Dimerisation of glycoprotein E(rns) of classical swine fever virus is not essential for viral replication and infection

H.G.P. van Gennip, A.T. Hesselink, R.J.M. Moormann, M.M. Hulst

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    The pestivirus glycoprotein Erns, a ribonuclease, is expressed on the surface of virions and in infected cells as a disulfide-linked homodimer. Erns is involved in the infection process and its RNase activity is probably involved in viral replication and pathogenesis. The most C-terminal cysteine residue forms an intermolecular disulfide bond with another Erns monomer, resulting in an Erns dimer. To study the function of dimerisation of Erns for viral replication, the cysteine residue at amino acid position 438 was mutated into a serine residue. The mutated C438S gene was cloned into a vector containing an infectious cDNA copy of the CSFV C-strain genome. Using reverse genetics, a mutant virus was generated that only expressed monomeric Erns, confirming that Cys 438 is essential for homodimerisation. Characterization of this mutant virus and of a baculovirus-expressed C438S mutant protein indicated that the loss of the dimeric state of Erns reduced the affinity of binding of virions and Erns to heparan sulphate (HS), the receptor for Erns on the cell surface of SK6 cells. This suggests that interaction of virus-bound Erns homodimers with membrane associated HS may be a joined action of the two HS-binding domains (one in each monomer) present in the homodimer.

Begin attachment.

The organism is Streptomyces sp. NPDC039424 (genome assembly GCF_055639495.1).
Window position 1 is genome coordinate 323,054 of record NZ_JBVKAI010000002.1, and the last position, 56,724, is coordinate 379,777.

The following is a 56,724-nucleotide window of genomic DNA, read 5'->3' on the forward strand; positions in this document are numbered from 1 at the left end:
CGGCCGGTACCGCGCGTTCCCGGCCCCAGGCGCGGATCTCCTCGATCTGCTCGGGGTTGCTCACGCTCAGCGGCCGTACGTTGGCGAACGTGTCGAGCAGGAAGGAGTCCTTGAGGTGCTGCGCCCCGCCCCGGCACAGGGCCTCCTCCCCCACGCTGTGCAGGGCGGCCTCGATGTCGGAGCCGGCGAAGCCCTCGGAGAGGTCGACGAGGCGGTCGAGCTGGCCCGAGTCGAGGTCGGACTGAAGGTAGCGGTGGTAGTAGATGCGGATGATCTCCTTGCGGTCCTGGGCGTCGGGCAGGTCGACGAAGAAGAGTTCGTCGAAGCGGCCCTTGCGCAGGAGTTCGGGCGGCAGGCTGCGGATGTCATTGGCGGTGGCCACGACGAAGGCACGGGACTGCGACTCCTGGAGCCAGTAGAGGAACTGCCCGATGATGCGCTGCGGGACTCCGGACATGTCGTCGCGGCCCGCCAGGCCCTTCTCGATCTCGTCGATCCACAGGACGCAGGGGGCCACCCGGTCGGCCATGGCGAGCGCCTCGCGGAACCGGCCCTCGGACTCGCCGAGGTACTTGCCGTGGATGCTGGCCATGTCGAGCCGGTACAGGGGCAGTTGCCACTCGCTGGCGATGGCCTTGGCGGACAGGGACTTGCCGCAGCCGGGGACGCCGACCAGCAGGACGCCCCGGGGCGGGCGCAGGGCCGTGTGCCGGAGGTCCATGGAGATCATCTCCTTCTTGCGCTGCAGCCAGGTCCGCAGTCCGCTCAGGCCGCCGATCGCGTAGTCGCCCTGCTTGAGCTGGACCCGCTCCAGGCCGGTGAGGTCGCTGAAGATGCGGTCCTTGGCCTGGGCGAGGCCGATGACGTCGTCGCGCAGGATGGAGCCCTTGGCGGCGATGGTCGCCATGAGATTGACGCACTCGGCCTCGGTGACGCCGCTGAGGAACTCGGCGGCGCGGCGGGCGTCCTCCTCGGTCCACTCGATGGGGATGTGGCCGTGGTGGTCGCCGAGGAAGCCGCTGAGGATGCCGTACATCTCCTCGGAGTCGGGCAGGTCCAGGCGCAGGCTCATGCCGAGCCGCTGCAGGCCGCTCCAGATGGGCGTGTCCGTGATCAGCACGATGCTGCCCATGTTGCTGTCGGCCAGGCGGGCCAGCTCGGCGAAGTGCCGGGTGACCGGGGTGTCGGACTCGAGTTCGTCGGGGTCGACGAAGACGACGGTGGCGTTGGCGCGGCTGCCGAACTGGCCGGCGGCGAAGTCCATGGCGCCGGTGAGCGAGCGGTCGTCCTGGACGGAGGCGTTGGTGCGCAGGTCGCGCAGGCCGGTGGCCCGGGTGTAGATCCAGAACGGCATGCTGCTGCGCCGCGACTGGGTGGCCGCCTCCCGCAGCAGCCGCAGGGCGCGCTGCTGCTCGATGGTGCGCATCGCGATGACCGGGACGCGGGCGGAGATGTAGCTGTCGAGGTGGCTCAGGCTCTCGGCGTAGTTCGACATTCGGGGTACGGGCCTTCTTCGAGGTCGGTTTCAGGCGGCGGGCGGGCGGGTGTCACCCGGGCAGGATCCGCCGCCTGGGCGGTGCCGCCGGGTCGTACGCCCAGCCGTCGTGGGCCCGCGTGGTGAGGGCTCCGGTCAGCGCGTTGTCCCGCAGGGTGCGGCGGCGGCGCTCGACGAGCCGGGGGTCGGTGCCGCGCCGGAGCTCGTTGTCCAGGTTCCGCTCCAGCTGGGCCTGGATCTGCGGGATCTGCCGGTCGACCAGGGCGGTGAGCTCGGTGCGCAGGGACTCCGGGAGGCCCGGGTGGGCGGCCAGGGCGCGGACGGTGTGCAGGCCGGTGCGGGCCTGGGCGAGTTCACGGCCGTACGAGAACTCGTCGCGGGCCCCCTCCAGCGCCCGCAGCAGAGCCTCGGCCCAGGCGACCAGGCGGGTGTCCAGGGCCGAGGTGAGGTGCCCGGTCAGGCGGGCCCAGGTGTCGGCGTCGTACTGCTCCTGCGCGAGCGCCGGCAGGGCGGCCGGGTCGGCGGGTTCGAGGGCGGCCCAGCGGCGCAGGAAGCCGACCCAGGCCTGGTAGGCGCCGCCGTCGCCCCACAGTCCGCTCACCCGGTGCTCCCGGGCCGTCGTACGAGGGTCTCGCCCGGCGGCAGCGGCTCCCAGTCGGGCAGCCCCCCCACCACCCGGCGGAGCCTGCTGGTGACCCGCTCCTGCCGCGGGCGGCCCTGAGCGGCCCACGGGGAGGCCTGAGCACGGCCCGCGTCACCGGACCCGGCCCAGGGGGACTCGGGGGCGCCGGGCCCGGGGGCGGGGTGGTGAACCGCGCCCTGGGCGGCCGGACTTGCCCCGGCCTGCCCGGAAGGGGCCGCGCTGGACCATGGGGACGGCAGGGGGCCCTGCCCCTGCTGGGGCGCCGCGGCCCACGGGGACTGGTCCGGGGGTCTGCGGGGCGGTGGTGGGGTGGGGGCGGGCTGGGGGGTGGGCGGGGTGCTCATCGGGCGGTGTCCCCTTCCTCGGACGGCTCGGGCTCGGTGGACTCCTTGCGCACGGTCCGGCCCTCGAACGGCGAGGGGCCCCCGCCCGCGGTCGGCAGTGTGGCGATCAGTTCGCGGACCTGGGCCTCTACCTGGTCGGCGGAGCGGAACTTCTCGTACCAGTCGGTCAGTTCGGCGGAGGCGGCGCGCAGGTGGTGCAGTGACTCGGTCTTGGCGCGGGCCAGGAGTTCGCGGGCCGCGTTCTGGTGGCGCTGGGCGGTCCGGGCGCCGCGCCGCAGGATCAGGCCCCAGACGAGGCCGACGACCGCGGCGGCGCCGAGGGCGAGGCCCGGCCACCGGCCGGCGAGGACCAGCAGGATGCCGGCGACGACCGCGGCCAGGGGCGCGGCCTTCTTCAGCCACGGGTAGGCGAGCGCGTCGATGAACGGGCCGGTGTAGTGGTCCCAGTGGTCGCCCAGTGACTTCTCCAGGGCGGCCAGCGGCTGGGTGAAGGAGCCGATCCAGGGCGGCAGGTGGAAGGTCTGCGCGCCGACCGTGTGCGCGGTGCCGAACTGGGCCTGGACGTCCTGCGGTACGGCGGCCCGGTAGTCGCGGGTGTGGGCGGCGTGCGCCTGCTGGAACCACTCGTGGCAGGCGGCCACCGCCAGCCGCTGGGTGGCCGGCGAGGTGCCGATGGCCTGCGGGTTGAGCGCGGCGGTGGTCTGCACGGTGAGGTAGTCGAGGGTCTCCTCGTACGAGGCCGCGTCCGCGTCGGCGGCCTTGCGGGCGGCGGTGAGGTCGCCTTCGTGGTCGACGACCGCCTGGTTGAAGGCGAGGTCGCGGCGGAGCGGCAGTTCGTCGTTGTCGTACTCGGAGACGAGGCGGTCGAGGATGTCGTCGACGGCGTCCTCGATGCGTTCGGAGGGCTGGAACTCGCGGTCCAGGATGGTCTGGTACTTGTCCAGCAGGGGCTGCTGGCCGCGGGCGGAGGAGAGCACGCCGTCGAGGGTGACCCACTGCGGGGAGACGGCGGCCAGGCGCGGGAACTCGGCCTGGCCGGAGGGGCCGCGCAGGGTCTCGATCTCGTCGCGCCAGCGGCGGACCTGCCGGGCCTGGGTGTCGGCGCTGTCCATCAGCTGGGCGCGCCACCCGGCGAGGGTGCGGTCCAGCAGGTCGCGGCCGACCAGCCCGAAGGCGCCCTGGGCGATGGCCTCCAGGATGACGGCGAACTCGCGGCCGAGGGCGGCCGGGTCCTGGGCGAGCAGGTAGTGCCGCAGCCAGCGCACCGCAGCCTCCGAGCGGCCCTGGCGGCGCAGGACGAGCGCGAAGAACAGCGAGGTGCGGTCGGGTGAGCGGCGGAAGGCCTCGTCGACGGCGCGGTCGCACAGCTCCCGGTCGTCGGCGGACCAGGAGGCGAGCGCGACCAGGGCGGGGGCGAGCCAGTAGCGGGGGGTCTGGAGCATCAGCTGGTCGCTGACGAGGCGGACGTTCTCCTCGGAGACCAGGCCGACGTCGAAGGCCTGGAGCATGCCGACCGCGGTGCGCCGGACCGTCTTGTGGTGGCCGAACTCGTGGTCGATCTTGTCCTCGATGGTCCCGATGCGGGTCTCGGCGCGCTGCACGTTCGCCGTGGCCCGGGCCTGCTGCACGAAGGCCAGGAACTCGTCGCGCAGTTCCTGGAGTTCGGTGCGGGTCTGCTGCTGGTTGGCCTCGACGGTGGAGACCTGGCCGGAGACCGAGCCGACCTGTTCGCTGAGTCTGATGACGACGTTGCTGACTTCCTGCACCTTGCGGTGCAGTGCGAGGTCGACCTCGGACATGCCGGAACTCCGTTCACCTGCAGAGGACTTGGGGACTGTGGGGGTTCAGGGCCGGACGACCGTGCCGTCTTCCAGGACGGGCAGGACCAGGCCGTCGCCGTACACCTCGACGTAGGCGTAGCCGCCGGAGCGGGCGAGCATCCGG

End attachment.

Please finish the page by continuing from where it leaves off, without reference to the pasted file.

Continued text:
Original languageEnglish
    Pages (from-to)2271-2286
    JournalArchives of Virology
    Issue number11
    Publication statusPublished - 2005


    • hog-cholera virus
    • pestivirus e-rns
    • heparan-sulfate
    • diarrhea virus
    • strain brescia
    • rnase activity
    • insect cells
    • identification
    • establishment
    • ribonuclease


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